Women's curling hopes to be young at Hearts

MORRIS DALLA COSTA -- London Free Press

, Last Updated: 8:51 AM ET

Say the word young in curling and you immediately get everyone's attention.

Young is good. Young is different. Young is fresh. More importantly, young is needed, especially in a sport often dominated by the same rinks.

That doesn't mean the same old guard aren't good for the sport. It's comforting to see some of the same people year in and year out. Fans love to see their favourites.

It just that bringing in new fans is sometimes difficult when there aren't new faces.

That's why the word young is so, well, attractive.

And there is a youth movement in women's curling -- sort of.

There's been a great deal said and written about the new breed of female curlers: young, aggressive players who have all the shots and play at a consistently competitive level.

The talk about the so-called youth movement took flight last year when Jennifer Jones and Jenn Hanna met in the Hearts final. No Colleen Jones, no Cathy King. Overlooked in curling's desire to find new faces and attract new fans is the fact that Jennifer Jones is 32 -- hardly old, but hardly fresh out of junior curling.

This year at the Hearts, there's a fresh face in Andrea Kelly, who skips the New Brunswick rink. Kelly is 20, as is second Jodie deSolla and lead Morgan Muise. Third Kristen MacDiarmid is 19. The rink's play has again sparked discussion about curling's youth movement.

On a national stage under some intense scrutiny, she's been terrific.

Despite the emphasis on the young, a trip down the list of rinks at this Hearts is like a trip down memory lane. Most of the rinks have been here before, several times.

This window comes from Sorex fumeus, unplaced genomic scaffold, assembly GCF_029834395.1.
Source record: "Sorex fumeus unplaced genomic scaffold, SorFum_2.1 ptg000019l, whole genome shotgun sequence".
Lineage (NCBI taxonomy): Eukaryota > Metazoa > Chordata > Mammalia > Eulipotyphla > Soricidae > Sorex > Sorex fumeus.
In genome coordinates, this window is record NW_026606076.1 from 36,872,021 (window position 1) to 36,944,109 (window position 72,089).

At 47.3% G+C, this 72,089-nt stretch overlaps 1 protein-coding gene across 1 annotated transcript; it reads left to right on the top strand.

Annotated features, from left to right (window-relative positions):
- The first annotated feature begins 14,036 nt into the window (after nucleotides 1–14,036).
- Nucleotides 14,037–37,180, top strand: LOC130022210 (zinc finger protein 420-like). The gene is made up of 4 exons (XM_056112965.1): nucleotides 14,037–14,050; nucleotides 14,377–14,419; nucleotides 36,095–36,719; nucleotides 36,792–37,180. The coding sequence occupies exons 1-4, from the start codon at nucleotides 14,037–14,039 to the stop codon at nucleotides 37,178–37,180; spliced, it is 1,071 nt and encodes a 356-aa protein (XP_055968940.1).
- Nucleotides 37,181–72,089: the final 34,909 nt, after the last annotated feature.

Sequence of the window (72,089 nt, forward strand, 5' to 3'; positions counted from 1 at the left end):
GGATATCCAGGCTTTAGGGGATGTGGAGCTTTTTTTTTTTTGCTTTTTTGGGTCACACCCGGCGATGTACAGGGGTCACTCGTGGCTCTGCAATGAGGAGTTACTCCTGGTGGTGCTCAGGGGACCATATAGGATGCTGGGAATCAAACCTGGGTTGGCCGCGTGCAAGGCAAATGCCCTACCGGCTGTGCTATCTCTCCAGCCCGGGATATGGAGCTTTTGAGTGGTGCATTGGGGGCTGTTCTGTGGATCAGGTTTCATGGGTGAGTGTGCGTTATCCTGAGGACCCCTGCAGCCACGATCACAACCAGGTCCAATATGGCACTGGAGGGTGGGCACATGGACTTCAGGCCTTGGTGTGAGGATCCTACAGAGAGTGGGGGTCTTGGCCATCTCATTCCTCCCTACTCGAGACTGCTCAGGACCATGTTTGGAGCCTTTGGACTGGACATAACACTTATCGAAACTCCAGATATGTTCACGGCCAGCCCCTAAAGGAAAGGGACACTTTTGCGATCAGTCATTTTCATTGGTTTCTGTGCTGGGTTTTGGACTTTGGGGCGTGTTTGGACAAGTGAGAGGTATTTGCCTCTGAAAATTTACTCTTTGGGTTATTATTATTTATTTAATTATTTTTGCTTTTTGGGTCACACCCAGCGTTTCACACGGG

This is why it's important for rinks like Kelly's to make it to the Hearts. It's important not only so they can gain experience and two years from now, as a 22-year-old have a great chance to win this event -- Colleen Jones won her first Heart in 1982 at the age of 22-- but also for the tournament itself, so that new, younger fans are attracted to the game.

A full-scale youth movement is still a few years down the road.

"It's nice to have a mix of both (youth and experience)," said King, 46, who is at her seventh Hearts and was a victim of the young New Brunswick rink 7-6 in yesterday's morning draw.

"They make a lot of shots," she said of the young rink. "Junior curlers nowadays play in women's leagues and against men's teams. They are better than when we were juniors. Back then, all we did was hit. Now they have all the finesse shots."

Kelly's age is the focus of attention every time she plays. In a tournament traditionally dominated by veterans, it's understandable why the focus is on youth. But while Kelly is young, she's competed against top teams and at top events.

"When we lost (to British Columbia), we didn't lose because we were young.

"We lost because we didn't play well," Kelly said.

What Kelly finds most difficult at this level is the strategy.

"It's a little hard because there's so much to look at. We're talking a lot of time to decide what to do," she said.

That's why the old guard won't go quickly or quietly. Nothing can replace the experience gained from years of playing at this level. There aren't many situations they haven't seen or been involved in.

But this is a sport where the youth movement is just around the corner. There will be more rinks like Kelly because more young players are competing at a high level.

Watch what Kelly learns over the next week.

It's a sign of things to come.


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